It Could Happen to You!

Lessons from Bear Stearns

Friday, May 30th, 2008

A year ago if you were a Bear Stearns executive, manager or worker bee, you were at a great company, riding high. Record earnings. As good if not better than a the other great investment banking firms. And whether you were making millions of dollars or just making a living, you always had the exalted brand BEAR STEARNS for your resume. You thought to yourself, “That’s one thing no one can ever take away from me and I can leverage it to a better job elsewhere if I don’t get promoted here.”

Needless to say, thousands of people who thought that way at Bear or Countrywide or any number of companies soon found out that virtually over a weekend their company’s reputation simultaneously imploded and exploded. And with it, personal reputations and that sterling resume were soon sullied.

So, what do you do if you rely on your employer’s name and history only to find sand running through your hands when the firm is taken over and you are pink slipped or shuttled off to a corner other than a corner office?

What you do is proudly keep your company’s brand on your resume. You achieved a great deal at that company and should be truthful to prospective employers and search firms about your accomplishments. Sophisticated prospective employers are going to recognize a great deal of talent is going to be available after these disasters. Be honest about what your role was and was not. Do not denigrate your former superiors, but talk and write about all the things you did to make the company great.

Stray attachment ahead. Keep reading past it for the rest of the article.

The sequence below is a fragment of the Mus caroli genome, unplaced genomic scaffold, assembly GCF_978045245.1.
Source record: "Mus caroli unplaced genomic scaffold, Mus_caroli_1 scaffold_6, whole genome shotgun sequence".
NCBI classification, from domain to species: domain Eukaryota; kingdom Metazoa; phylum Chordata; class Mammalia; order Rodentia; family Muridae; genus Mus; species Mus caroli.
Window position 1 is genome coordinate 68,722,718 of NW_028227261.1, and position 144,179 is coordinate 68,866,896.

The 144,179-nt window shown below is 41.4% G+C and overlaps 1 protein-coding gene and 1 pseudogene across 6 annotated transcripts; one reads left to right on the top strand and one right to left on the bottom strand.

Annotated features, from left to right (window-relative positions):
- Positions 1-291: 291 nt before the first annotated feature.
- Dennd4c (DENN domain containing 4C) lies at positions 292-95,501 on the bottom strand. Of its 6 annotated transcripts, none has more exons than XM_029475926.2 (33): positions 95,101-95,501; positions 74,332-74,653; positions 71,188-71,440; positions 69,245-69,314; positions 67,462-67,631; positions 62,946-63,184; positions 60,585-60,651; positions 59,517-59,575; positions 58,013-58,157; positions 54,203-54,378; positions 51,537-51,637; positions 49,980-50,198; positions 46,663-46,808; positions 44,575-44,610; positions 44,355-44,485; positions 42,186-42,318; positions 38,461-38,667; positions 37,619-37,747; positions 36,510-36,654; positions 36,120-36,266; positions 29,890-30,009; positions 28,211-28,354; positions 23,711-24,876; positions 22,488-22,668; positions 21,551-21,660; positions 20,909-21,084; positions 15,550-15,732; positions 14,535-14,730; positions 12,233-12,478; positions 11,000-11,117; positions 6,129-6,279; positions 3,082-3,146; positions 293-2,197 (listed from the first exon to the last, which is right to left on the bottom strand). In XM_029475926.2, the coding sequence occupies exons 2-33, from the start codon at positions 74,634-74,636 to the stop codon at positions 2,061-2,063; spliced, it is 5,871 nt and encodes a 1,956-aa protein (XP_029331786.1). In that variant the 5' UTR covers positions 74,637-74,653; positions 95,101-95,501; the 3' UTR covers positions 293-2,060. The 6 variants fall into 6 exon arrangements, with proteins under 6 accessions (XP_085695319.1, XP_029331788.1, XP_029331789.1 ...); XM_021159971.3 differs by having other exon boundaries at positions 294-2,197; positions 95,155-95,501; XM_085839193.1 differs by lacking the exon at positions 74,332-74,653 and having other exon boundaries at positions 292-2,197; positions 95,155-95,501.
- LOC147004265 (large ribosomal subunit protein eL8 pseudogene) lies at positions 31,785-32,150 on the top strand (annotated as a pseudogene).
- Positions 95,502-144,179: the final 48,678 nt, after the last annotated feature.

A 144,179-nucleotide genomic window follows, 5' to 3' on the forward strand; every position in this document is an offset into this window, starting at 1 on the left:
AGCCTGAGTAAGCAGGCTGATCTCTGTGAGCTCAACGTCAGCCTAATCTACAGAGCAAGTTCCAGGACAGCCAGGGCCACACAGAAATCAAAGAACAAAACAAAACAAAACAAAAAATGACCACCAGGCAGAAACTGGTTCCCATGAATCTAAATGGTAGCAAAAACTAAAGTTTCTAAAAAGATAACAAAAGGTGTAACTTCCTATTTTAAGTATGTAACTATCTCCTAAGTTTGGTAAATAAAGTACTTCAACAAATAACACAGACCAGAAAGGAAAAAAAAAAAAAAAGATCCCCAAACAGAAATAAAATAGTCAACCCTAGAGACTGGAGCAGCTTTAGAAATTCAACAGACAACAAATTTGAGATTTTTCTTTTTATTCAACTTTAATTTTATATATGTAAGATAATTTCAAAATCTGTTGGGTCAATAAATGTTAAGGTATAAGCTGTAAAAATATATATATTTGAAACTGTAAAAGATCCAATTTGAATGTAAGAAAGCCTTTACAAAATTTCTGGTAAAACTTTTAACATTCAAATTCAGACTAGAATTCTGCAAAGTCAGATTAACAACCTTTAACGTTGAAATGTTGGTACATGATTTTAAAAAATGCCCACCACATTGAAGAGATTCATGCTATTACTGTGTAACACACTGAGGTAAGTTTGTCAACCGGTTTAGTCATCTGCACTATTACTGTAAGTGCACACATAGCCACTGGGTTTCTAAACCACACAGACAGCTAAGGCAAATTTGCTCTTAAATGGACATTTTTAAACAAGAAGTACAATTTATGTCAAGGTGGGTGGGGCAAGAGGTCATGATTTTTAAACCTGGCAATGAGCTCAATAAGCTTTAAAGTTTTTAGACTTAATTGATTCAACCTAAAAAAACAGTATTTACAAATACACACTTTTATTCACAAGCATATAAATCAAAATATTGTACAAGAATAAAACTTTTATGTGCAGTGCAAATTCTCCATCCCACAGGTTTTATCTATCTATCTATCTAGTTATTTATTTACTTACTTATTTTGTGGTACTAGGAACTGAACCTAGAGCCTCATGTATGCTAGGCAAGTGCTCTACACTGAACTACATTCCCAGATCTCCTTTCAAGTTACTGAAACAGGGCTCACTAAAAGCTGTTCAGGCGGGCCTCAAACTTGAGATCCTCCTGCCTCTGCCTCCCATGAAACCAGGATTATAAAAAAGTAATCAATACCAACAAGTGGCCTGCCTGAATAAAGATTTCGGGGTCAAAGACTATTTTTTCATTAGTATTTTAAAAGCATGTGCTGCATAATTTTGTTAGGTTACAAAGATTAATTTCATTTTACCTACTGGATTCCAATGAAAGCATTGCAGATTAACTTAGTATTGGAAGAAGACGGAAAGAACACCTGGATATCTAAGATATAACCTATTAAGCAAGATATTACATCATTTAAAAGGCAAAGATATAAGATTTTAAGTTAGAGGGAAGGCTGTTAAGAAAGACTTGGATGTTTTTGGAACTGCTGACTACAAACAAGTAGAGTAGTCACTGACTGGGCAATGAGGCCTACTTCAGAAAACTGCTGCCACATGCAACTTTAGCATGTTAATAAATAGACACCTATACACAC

Don’t lie, don’t exaggerate and above all, don’t act ashamed. Make certain you have great outside references to back up your claims and push through the crisis. You will get hired, you will get a chance to do it all again if you act properly. If you did participate in illegal or unethical activity tell your story to a lawyer instead.

And if you are not one of those people caught in this current crisis, don’t be surprised given today’s climate for scandal and mismanagement that your company won’t be next. Just ask the former employees of WorldCom, Enron, Barings…

It could happen to you — so be prepared.


Comments are closed for this post.